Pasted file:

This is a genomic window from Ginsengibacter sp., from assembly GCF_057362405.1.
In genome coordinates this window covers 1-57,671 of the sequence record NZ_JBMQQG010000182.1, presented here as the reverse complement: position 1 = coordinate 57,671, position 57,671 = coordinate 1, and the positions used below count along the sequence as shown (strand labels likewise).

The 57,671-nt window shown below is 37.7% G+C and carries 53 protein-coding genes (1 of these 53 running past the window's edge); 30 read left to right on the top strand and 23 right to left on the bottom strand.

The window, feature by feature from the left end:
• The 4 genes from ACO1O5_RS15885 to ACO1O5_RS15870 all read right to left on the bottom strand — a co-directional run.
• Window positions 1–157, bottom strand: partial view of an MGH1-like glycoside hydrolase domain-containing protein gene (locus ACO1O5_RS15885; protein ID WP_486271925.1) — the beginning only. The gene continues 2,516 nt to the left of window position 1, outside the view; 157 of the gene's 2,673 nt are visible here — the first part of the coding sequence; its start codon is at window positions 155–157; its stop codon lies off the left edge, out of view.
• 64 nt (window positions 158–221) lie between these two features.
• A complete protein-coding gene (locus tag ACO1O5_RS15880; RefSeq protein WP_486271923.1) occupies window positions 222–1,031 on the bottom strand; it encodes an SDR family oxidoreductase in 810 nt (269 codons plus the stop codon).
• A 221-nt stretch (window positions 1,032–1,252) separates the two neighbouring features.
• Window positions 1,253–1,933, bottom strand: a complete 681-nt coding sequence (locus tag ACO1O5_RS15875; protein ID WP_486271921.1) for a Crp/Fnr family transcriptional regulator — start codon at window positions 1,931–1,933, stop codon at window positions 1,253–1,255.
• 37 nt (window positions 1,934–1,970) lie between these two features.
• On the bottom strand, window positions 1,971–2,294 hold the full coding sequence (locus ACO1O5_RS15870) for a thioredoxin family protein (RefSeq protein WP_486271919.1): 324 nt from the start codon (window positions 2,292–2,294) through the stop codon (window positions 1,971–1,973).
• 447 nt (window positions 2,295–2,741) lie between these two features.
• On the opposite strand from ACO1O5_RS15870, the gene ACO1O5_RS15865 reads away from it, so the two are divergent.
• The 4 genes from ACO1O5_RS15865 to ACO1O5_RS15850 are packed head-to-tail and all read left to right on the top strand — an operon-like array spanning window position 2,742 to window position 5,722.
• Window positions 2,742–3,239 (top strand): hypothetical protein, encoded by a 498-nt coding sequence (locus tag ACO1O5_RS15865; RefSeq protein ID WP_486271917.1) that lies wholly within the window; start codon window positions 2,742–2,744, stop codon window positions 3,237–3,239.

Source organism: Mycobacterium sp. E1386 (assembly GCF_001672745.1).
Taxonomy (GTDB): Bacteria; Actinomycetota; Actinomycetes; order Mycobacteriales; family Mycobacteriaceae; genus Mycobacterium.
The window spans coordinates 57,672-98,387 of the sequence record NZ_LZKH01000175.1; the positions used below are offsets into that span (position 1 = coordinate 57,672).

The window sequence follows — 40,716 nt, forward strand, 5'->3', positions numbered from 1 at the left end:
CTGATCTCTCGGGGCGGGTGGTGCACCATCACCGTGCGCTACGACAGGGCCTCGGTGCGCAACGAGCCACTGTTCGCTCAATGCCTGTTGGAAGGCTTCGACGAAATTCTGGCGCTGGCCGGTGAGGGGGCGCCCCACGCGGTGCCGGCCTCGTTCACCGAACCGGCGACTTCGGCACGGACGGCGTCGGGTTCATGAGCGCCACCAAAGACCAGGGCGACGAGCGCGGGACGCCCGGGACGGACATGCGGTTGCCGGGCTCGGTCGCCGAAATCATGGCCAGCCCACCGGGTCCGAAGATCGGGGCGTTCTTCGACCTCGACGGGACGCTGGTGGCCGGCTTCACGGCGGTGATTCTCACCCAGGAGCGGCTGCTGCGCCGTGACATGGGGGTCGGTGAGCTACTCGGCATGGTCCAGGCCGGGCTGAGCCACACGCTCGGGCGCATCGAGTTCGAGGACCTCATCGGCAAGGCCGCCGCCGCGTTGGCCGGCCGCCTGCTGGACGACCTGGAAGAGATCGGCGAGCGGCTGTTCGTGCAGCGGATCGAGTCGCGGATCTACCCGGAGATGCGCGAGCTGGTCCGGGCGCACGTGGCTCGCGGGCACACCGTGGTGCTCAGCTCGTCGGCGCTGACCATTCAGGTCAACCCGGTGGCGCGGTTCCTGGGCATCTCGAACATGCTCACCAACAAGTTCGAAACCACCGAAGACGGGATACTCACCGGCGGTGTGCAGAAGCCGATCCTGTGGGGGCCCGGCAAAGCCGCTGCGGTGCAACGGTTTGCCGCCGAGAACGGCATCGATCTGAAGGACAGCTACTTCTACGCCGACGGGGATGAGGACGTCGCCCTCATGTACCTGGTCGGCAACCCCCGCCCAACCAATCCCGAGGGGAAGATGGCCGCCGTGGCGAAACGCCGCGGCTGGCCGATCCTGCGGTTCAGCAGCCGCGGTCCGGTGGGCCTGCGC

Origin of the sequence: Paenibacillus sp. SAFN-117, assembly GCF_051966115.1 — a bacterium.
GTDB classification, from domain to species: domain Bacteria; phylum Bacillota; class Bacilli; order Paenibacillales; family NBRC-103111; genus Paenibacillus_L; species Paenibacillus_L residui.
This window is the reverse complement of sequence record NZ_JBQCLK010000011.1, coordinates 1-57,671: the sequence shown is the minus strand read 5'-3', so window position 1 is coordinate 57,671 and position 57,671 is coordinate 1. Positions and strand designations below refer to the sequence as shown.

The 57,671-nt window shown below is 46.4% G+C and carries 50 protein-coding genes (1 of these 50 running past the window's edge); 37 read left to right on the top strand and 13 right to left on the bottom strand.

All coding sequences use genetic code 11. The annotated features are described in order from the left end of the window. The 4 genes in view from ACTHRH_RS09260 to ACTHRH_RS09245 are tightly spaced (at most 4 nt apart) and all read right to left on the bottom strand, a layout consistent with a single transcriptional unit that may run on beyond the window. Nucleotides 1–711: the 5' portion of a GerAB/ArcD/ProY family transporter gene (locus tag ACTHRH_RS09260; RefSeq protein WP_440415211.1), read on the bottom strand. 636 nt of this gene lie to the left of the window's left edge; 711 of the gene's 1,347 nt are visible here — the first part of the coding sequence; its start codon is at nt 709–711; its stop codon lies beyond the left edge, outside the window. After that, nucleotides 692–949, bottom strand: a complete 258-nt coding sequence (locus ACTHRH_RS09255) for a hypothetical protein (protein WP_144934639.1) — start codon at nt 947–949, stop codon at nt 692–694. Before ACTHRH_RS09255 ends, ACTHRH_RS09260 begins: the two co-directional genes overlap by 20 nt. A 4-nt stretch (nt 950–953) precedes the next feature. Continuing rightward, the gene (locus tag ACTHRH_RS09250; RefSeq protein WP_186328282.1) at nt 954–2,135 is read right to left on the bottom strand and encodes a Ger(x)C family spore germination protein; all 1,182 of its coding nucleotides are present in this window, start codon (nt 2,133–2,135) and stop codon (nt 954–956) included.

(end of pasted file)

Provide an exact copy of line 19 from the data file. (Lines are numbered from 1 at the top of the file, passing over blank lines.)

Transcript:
The window spans coordinates 57,672-98,387 of the sequence record NZ_LZKH01000175.1; the positions used below are offsets into that span (position 1 = coordinate 57,672).